It is difficult for me to talk about Burma without a deep sense of nostalgia. My earliest memories are all of Burma, where I grew up between the ages of three and six. My father was a visiting professor at the Agricultural College in Mandalay, on leave from Dhaka University. My first memory of striking natural beauty is that of sunrise over the Maymyo hills seen from our wooden house at the eastern edge of Mandalay. It was a thrilling sight even for a young boy. My first recollections of warm human relations stretching beyond my own family are also of kindly Burmese society. Mandalay was a lively city in the 1930s, and Burma a magically beautiful country. The richness of the land and the enormous capacity of the Burmese people to be happy and friendly shone brightly through the restraining lid of British colonialism. After a short period of independence from British rule and a brief experience of democracy, Burma has been in the grip of a supremely despotic military rule for almost half-a-century now. The country is now one of the absolutely poorest on the globe. Its educational and health services are in tatters. Medicine is difficult to get, and educational institutions can hardly function. There is viciously strict censorship, combined with heavy punishment for rebellious voices. The minority communities—Shans, Karens, Chins, Rohingyas and others—get particularly cruel and oppressive treatment.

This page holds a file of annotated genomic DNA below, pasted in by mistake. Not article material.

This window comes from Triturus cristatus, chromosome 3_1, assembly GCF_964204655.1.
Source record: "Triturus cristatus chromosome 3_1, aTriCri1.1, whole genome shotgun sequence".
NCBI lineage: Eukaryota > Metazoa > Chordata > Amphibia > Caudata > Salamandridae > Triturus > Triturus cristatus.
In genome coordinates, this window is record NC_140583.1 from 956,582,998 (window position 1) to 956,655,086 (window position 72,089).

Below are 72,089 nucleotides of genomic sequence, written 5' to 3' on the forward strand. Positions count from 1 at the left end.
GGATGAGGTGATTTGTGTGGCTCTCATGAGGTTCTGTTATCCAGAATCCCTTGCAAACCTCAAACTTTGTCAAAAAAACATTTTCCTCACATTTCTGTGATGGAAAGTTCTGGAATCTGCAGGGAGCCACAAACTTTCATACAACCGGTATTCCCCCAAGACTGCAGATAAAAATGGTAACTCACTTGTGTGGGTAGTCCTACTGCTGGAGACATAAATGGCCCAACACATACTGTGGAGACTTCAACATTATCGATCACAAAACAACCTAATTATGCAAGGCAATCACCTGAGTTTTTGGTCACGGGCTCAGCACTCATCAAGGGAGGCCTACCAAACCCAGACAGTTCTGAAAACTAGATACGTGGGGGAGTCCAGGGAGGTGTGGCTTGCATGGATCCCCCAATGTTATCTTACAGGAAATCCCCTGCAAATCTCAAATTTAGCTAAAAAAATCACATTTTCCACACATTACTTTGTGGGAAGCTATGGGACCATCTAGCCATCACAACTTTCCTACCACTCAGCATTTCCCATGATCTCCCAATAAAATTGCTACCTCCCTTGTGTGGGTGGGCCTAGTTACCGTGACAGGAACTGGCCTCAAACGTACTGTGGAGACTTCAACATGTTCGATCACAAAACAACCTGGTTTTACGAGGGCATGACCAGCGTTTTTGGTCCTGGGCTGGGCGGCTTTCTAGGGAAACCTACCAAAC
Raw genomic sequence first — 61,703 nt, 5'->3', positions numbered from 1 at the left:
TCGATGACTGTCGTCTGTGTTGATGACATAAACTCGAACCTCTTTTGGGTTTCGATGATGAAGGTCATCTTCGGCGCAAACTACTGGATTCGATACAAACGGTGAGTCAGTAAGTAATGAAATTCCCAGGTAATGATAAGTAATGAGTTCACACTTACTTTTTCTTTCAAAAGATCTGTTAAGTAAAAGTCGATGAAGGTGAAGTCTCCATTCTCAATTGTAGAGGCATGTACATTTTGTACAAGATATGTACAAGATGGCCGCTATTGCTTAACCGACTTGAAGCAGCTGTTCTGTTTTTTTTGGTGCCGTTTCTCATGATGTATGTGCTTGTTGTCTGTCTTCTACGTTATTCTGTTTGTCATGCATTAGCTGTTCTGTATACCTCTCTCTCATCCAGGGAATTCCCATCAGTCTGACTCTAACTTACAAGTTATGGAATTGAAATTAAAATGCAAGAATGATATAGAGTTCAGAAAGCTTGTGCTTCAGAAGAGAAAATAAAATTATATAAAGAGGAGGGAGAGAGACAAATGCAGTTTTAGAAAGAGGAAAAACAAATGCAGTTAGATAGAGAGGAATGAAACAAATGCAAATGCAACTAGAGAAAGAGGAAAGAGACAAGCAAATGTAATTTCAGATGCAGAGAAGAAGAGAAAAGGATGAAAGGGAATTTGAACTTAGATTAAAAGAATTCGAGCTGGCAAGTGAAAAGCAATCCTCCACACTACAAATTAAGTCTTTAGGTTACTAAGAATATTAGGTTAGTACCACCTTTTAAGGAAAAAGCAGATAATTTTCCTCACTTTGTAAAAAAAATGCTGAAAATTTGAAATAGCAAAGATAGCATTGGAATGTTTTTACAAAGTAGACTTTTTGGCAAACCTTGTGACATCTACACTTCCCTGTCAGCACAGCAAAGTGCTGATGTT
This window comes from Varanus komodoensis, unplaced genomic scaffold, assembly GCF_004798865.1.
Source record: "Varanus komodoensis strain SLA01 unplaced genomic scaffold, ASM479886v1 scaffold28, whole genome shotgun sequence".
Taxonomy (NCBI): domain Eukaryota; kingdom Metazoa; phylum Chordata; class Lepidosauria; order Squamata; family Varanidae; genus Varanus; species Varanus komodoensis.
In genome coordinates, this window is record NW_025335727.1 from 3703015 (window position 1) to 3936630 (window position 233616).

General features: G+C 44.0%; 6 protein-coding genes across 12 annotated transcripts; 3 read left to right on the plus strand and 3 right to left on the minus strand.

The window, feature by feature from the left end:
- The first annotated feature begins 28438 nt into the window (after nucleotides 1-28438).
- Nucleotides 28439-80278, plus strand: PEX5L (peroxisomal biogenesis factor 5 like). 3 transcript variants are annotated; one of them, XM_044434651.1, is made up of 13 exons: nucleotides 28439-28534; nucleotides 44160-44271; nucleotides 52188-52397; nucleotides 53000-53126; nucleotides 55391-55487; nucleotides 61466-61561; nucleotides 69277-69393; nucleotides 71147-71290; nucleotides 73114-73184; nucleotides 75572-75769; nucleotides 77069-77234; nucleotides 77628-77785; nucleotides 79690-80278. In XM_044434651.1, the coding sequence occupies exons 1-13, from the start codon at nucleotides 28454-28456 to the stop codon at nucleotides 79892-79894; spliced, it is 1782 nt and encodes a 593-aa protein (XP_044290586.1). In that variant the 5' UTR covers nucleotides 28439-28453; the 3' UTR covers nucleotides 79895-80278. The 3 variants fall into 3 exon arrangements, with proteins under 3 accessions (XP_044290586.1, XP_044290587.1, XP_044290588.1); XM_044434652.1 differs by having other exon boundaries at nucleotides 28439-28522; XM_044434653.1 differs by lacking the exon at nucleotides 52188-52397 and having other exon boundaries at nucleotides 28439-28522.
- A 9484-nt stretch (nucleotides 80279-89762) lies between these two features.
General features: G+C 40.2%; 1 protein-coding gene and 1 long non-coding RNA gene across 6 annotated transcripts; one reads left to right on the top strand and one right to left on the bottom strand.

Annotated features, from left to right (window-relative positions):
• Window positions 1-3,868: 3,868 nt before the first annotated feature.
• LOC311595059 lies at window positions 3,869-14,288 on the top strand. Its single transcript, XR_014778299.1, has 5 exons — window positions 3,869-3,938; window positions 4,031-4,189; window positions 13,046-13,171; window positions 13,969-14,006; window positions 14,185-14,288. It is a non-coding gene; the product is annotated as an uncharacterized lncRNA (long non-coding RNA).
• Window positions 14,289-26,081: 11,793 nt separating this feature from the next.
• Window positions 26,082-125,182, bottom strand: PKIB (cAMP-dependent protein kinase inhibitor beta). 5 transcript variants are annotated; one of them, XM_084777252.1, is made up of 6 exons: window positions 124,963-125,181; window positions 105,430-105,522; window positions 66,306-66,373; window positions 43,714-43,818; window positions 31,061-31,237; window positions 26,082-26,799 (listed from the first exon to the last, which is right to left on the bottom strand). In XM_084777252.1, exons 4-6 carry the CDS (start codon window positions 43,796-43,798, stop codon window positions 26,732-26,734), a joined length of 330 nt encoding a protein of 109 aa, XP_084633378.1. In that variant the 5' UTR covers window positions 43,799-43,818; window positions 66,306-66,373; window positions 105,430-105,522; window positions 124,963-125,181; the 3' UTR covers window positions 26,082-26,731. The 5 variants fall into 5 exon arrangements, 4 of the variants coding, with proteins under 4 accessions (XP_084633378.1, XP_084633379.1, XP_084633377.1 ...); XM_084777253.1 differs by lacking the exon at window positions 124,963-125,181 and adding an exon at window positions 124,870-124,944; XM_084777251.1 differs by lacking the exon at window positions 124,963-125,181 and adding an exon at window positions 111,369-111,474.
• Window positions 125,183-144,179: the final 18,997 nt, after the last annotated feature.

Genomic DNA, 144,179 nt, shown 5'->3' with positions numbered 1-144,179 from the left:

more from Amartya Sen at Outlook India here.